ABSTRACT: Therapeutic monoclonal antibodies (mAbs) are the fastest growing class of new therapeutic molecules. They hold great promises for the treatment of a variety of diseases, including chronic inflammatory diseases and cancer. However, the current manufacturing and purification processes cause limitations in the production capacity of therapeutic antibodies, leading to an increase in cost. Genetic delivery of therapeutic monoclonal antibodies by in vivo production offers a new potential solution to these problems. Firstly, therapeutic efficacy can be improved by maintaining stable therapeutic, non-toxic levels within the blood circulation over a long period of time. Repeated high-dose bolus injections could be avoided, thereby reducing the possibility of side-effects. Secondly, the high cost of manufacturing and purification of the therapeutic antibodies could be reduced, making an in vivo/ex vivo mAb gene transfer an economically viable and attractive option. In general, three approaches can be used for the stable long-term expression and secretion of therapeutic antibodies in vivo: 1) direct in vivo administration of integrating vectors carrying a mAb gene, 2) grafting of ex vivo genetically modified autologous cells, and 3) implantation of an encapsulated antibody producing heterologous or autologous cells. This paper describes the key factors and problems associated with the current antibody-based immunotherapies and reviews prospects for genetic in vivo delivery of therapeutic antibodies.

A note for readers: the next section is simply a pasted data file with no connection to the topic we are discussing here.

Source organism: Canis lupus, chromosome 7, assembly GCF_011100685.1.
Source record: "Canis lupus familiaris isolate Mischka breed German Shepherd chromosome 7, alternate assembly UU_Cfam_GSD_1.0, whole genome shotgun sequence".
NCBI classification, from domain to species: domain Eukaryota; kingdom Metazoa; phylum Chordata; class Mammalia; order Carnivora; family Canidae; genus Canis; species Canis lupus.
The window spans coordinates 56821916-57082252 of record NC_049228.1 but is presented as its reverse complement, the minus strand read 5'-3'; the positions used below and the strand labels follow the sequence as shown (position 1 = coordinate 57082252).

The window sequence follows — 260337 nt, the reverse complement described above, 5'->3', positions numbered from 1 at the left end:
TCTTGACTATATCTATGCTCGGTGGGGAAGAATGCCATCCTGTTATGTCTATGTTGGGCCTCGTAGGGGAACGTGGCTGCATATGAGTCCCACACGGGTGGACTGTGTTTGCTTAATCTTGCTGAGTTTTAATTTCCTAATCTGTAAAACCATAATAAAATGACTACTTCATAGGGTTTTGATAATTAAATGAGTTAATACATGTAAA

Annals of medicine 03/2009; 41(5):322-31. · 3.52 Impact Factor